Vienna authorities said Thursday they hope the DNA tests and fingerprint analysis will help finding those who stole the Faberge eggs,expensive vases and paintings from the Vienna palace.
Police Maj. Manfred Briegl of Vienna's criminal investigations division told reporters that police still had no leads in the theft, which was discovered Wednesday afternoon at the Palais Harrach, a Baroque-era mansion that now houses offices and shops.
Briegl said detectives dusted for fingerprints and collected possible traces of the thieves for DNA analysis in their effort to recover the 30 Faberge eggs, 20 porcelain vases and a painting, and that results were expected within a week.
He said the owner of the artworks, whose name was not released, estimated their total value at between EUR600,000 (US$805,000) and EUR800,000 (US$1.07 million).
Gerald Hesztera, spokesman for the Federal Criminal Investigations Bureau said Vienna police gave Interpol a detailed list of the stolen items in case they surface in auctions or black markets outside Austria.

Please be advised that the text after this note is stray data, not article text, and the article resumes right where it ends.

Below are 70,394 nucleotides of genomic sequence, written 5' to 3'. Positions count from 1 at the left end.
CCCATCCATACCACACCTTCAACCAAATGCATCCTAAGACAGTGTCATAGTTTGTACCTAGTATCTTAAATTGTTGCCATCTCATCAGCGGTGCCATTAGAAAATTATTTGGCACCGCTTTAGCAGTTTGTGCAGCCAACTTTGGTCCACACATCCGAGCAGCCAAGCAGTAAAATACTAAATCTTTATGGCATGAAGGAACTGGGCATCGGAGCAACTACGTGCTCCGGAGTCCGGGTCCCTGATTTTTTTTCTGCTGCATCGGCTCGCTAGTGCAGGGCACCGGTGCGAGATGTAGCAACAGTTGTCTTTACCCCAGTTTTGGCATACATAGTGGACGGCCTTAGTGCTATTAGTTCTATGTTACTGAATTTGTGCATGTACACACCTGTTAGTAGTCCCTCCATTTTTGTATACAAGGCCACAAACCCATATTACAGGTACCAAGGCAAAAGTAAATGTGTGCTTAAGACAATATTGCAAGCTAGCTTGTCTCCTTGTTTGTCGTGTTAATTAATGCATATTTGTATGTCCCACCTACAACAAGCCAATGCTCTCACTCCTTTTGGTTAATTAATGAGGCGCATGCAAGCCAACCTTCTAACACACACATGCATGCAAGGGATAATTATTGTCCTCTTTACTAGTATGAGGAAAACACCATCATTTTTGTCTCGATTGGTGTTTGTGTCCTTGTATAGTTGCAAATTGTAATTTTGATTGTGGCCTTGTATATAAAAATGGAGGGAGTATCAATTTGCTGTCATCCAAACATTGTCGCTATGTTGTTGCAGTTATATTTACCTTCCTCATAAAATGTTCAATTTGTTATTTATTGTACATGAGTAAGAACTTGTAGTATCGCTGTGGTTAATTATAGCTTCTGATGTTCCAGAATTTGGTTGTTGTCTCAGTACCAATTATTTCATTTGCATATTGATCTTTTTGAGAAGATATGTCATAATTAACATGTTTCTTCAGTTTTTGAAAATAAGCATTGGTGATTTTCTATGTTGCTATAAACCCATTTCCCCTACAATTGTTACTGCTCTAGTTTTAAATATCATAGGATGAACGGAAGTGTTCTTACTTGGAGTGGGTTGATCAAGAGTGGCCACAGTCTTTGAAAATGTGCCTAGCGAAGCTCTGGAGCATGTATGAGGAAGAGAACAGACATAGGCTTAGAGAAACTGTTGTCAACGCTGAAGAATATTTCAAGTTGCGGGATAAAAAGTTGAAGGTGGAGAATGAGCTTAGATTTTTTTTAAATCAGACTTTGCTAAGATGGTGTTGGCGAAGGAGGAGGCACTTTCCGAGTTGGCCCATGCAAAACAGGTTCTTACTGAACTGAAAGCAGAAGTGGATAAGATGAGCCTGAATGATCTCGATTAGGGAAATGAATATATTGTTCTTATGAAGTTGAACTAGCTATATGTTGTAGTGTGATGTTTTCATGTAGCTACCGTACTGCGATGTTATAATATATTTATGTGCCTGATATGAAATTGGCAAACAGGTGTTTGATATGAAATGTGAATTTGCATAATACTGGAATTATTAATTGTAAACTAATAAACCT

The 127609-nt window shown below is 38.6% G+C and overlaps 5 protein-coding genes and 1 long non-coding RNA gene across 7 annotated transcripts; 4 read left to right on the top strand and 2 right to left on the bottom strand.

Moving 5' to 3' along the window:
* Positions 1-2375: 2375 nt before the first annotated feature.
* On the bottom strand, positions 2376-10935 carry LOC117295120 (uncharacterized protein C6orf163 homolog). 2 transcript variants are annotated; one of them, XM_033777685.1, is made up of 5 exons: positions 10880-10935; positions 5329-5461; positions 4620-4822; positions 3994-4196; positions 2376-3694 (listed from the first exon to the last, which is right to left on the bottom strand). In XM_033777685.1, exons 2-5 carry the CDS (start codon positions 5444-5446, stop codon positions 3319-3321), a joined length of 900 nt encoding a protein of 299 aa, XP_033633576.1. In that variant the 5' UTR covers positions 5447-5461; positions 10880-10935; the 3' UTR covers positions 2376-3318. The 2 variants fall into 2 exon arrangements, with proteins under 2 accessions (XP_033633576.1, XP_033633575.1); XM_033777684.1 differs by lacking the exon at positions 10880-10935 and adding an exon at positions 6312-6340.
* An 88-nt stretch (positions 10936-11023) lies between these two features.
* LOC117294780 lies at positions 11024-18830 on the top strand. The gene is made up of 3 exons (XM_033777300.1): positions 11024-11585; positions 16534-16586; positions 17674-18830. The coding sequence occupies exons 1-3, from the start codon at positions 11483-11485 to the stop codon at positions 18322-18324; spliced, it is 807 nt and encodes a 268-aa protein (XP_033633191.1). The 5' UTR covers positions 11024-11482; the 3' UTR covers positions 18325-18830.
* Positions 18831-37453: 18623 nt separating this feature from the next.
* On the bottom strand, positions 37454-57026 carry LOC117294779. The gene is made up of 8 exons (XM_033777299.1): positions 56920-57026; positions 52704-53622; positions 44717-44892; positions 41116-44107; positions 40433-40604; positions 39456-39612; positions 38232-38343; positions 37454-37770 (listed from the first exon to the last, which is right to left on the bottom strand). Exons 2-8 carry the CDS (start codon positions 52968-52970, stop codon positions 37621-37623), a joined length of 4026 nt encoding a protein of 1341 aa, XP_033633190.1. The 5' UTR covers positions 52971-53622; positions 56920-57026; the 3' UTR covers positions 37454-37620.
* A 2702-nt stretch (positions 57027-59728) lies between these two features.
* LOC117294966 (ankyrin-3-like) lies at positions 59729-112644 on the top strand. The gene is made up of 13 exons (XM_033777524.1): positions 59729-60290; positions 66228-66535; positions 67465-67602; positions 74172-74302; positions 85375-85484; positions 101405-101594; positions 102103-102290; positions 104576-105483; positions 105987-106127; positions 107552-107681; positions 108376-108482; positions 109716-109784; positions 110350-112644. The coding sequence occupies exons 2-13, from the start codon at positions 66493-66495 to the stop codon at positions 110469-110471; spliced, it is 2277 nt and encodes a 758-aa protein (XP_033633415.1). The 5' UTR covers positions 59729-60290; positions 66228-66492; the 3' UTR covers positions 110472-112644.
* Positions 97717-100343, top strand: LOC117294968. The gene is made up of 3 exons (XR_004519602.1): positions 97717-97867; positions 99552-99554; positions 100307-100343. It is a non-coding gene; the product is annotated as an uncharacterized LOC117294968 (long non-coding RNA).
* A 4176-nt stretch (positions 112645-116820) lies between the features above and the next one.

Police said the works were stolen sometime between Tuesday evening and Wednesday morning by thieves who broke through a rear entrance and apparently loaded the items into a waiting vehicle.
Werner Mayer, an official with the UNIQA insurance company, told Austrian television the building was not fitted with an alarm system and suggested the insurer was, therefor, not legally obligated to cover the theft.
The behavior of the Russian inspector satellite, which was launched in the autumn of 2017, puzzles military officials in the United States
Ukrainian bloggers draw a parallel between the events in East Timor and the Crimea. Any comparison has a right to exist, but a detailed analysis of the situation does not give a promising forecast to Ukraine
Vladimir Putin is planning to attend the wedding ceremony of Austria's Foreign Minister Karin Kneissl on the way to Berlin